By Alex Potter-Weight
More than 80 Pittsburgh Geological Society and ASCE members and guests gathered at the Foster’s Restaurant on Wednesday, January 20th for a joint meeting of PGS and the Geo-Institute. As part of the meeting, Peter R. Michael, PG, presented the lecture “Preventing Coal Waste Impoundment Breakthroughs into Underground Mines.” The topic featured a famous case study of a breakthrough in eastern Kentucky in 2000, and included recommendations for preventing future events and recent research on the subject of coal waste flow.
On October 11, 2000, over 300 million gallons of water and coal waste slurry drained from a coal waste impoundment in Martin County, Kentucky into an adjacent underground coal mine. Most of that material then discharged from two mine portals and affected more than 75 miles or rivers and streams in the surrounding area.
To prevent future catastrophic events, the U.S. Office of Surface Mining Reclamation and Enforcement (OSMRE) and partnering agencies undertook a significant investigation of possible causes and an assessment of current coal waste impoundment practices. Mr. Michael took part in this project with OSMRE and one of the key points in his presentation focused on proper initial accounting of all mineable coal seams in the vicinity of the facility. He demonstrated why sole reliance on existing mine maps should be avoided and that other methods such as local interviews, drilling, and geophysical investigations should be considered. These practices allow for more accurate and complete identifications of underground mines that could affect the stability of the impoundment. Next, Mr. Michael discussed the importance of analyzing the quality of the existing barriers preventing breakthroughs. Finally, the presentation concluded with an in-depth discussion of the properties of coal waste slurries and the features that would indicate high flowability. An analysis of flow properties of coal waste was recently performed by Dr. David Zeng of Case Western Reserve University. The research focused primarily on the moisture content and plasticity of the material in determining the susceptibility of the waste slurries to high flow rates.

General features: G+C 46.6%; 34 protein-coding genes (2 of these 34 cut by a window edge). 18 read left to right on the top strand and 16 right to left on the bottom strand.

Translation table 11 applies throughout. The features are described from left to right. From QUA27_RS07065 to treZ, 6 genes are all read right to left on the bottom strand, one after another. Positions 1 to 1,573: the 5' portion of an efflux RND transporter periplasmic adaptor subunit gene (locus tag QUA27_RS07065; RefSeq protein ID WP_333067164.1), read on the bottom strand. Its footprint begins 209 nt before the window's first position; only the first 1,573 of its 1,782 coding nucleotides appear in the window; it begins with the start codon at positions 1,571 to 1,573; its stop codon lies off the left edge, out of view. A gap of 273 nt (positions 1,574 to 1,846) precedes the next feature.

Attendees earned 1.0 Professional Development Hour (PDH) for the presentation from the Pittsburgh Geological Society and the Geo-Institute Chapter of the ASCE Pittsburgh Section. This annual joint technical dinner meeting between the two societies also included a social hour to network with other professional leaders, and a buffet dinner.